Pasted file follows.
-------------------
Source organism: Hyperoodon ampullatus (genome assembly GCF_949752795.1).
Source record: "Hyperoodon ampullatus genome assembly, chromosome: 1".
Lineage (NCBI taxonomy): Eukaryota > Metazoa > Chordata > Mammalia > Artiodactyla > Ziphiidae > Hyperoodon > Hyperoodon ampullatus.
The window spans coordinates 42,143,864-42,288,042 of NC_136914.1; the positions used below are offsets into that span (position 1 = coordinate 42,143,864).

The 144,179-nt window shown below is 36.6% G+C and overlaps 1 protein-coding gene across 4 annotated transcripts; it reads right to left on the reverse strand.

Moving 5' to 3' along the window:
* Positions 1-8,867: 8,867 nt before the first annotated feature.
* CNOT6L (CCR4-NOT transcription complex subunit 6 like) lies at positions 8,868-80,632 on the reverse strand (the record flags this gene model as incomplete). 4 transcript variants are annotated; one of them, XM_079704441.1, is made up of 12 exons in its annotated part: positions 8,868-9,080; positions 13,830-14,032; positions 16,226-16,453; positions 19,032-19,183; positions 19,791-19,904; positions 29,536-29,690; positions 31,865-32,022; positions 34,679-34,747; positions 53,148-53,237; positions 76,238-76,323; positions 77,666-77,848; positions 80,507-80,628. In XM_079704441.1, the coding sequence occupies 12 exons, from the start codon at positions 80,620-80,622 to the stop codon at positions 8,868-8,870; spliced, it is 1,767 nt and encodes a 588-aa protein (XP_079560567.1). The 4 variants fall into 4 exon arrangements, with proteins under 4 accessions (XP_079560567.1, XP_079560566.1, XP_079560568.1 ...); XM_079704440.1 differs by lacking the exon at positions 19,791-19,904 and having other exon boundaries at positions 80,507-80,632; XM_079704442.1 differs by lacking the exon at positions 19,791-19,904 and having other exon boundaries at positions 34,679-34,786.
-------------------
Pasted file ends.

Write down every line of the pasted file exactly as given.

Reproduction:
Source organism: Hyperoodon ampullatus (genome assembly GCF_949752795.1).
Source record: "Hyperoodon ampullatus genome assembly, chromosome: 1".
Lineage (NCBI taxonomy): Eukaryota > Metazoa > Chordata > Mammalia > Artiodactyla > Ziphiidae > Hyperoodon > Hyperoodon ampullatus.
The window spans coordinates 42,143,864-42,288,042 of NC_136914.1; the positions used below are offsets into that span (position 1 = coordinate 42,143,864).

The 144,179-nt window shown below is 36.6% G+C and overlaps 1 protein-coding gene across 4 annotated transcripts; it reads right to left on the reverse strand.

Moving 5' to 3' along the window:
* Positions 1-8,867: 8,867 nt before the first annotated feature.
* CNOT6L (CCR4-NOT transcription complex subunit 6 like) lies at positions 8,868-80,632 on the reverse strand (the record flags this gene model as incomplete). 4 transcript variants are annotated; one of them, XM_079704441.1, is made up of 12 exons in its annotated part: positions 8,868-9,080; positions 13,830-14,032; positions 16,226-16,453; positions 19,032-19,183; positions 19,791-19,904; positions 29,536-29,690; positions 31,865-32,022; positions 34,679-34,747; positions 53,148-53,237; positions 76,238-76,323; positions 77,666-77,848; positions 80,507-80,628. In XM_079704441.1, the coding sequence occupies 12 exons, from the start codon at positions 80,620-80,622 to the stop codon at positions 8,868-8,870; spliced, it is 1,767 nt and encodes a 588-aa protein (XP_079560567.1). The 4 variants fall into 4 exon arrangements, with proteins under 4 accessions (XP_079560567.1, XP_079560566.1, XP_079560568.1 ...); XM_079704440.1 differs by lacking the exon at positions 19,791-19,904 and having other exon boundaries at positions 80,507-80,632; XM_079704442.1 differs by lacking the exon at positions 19,791-19,904 and having other exon boundaries at positions 34,679-34,786.